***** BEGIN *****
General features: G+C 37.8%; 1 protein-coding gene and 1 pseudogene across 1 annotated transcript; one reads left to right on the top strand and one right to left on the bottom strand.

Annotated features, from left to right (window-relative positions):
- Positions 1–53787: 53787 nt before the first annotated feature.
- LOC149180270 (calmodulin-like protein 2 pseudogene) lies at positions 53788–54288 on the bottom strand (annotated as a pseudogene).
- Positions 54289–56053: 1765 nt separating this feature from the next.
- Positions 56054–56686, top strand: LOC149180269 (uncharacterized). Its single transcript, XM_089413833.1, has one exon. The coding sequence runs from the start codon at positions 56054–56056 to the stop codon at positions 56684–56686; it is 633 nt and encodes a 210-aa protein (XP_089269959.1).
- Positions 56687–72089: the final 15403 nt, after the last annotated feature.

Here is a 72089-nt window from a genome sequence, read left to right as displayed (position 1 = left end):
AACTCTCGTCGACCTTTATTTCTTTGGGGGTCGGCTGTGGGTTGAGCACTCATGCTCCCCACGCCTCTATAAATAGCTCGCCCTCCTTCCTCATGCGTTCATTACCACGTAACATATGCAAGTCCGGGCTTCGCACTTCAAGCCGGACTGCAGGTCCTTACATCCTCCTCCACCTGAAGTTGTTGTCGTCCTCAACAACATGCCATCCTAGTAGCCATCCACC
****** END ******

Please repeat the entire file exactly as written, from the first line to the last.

General features: G+C 37.8%; 1 protein-coding gene and 1 pseudogene across 1 annotated transcript; one reads left to right on the top strand and one right to left on the bottom strand.

Annotated features, from left to right (window-relative positions):
- Positions 1–53787: 53787 nt before the first annotated feature.
- LOC149180270 (calmodulin-like protein 2 pseudogene) lies at positions 53788–54288 on the bottom strand (annotated as a pseudogene).
- Positions 54289–56053: 1765 nt separating this feature from the next.
- Positions 56054–56686, top strand: LOC149180269 (uncharacterized). Its single transcript, XM_089413833.1, has one exon. The coding sequence runs from the start codon at positions 56054–56056 to the stop codon at positions 56684–56686; it is 633 nt and encodes a 210-aa protein (XP_089269959.1).
- Positions 56687–72089: the final 15403 nt, after the last annotated feature.

Here is a 72089-nt window from a genome sequence, read left to right as displayed (position 1 = left end):
AACTCTCGTCGACCTTTATTTCTTTGGGGGTCGGCTGTGGGTTGAGCACTCATGCTCCCCACGCCTCTATAAATAGCTCGCCCTCCTTCCTCATGCGTTCATTACCACGTAACATATGCAAGTCCGGGCTTCGCACTTCAAGCCGGACTGCAGGTCCTTACATCCTCCTCCACCTGAAGTTGTTGTCGTCCTCAACAACATGCCATCCTAGTAGCCATCCACC